Thursday, August 26, 2010

Amin Amir: Somalia’s Unquestionable Cartoonist

The awe-inspiring works of Amin Amir, Somalia’s undisputed cartoonist, speak louder than words. Before Somalia descended into chaos almost two decades ago, Amin’s work played great role in the dissemination of revolutionary propaganda that were the hallmark of the fallen military regime. Upon Somalia descending into its current ungovernable state, Amin transformed his nature of drawings into a more structurally defined art of criticism that came to greatly affect many heinous warlords, ineffective leaders, merciless and coldblooded assassins, and tribal hegemons with varied negative intentions. A devoted defender of the rights of the poor, his characterization of political misfits continues to inspire millions of displaced Somalis who have been driven from their homes. On the contrary, he has been called names, threatened, and insulted by parties and individuals who feel his premeditated artwork depictions as being the cause of their miserable failures and gross miscalculations.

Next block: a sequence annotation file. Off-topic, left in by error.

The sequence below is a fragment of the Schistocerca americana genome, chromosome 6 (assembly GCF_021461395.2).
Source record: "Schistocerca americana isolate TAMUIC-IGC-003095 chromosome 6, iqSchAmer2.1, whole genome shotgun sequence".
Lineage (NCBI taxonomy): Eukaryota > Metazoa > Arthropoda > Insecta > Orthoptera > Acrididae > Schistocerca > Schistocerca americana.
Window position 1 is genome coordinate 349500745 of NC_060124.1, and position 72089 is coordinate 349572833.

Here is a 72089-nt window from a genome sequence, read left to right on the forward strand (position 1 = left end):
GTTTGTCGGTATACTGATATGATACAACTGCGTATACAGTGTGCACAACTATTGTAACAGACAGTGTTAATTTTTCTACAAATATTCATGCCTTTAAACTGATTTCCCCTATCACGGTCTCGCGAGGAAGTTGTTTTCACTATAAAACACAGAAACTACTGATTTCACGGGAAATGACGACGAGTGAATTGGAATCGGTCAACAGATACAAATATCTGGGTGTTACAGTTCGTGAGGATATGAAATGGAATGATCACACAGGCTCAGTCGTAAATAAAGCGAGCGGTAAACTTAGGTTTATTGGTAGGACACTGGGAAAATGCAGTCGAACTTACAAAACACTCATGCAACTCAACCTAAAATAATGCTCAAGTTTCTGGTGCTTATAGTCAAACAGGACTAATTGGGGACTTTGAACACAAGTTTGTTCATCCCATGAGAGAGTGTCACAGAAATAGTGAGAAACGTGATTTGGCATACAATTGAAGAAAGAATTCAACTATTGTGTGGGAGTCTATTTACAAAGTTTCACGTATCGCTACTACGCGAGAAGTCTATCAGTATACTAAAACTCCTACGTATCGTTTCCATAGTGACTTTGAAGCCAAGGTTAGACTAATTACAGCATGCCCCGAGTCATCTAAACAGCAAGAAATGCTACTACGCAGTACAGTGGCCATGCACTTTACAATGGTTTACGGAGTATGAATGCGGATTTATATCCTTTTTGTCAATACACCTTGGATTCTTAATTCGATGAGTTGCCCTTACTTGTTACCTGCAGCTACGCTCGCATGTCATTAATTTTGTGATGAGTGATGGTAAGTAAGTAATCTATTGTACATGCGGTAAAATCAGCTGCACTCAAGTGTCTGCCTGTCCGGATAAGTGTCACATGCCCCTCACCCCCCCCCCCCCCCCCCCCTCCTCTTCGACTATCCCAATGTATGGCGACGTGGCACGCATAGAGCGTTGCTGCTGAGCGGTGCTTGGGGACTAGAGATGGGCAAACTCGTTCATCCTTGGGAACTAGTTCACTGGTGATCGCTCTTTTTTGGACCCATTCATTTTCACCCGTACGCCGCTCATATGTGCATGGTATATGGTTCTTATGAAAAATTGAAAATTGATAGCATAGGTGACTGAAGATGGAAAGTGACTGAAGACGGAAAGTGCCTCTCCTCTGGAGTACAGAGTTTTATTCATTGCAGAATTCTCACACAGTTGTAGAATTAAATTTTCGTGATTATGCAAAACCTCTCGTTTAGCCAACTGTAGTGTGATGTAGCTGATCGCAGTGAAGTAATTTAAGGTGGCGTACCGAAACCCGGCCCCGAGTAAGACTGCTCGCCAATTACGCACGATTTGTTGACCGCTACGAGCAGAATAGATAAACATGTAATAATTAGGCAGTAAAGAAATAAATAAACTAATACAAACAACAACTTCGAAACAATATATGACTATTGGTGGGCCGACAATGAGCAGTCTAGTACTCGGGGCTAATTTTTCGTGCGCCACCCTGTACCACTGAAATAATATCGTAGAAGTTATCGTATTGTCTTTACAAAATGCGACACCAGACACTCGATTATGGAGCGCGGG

Criticism in the form of a cartoon is a healthy way of establishing the causes of political miscalculations and a viable alternative to deliberating the causes of crime and lawlessness, transgression, anarchy, unprofessional conduct, and a plethora of social ills bedeviling a nation like Somalia. However, among Somalis, criticism is an indication of provocation and must be contained at all cost.

Amin’s exemplary creativities have angered many loquacious rulers of cantons and sword-wielding mullahs in a divided Somalia. Arguably, not everyone can become a cartoonist overnight; it is a talent and knowledge that can be learned. It requires methodical brainstorming, time and effort, and philosophical and logical thought to characterize an entity into a definite picture so as to capture the attention of a broader audience.

In the meantime, we learn that the valued cartoonist is training his young son in the art of cartoon making. Sounds a great idea because, we need more people in this field in times of war and peace. I would also suggest Somali female students whether in the Diaspora or in Somalia give a thought and reflect on the importance of this treasured art for the future of the Somali nation. Those who have access to the internet should consider taking lessons online. In the long run Amin Amir will prevail in his cartoon war-a war that calls for more united cartoonists whose only weapon will be paint, brush, and paper.

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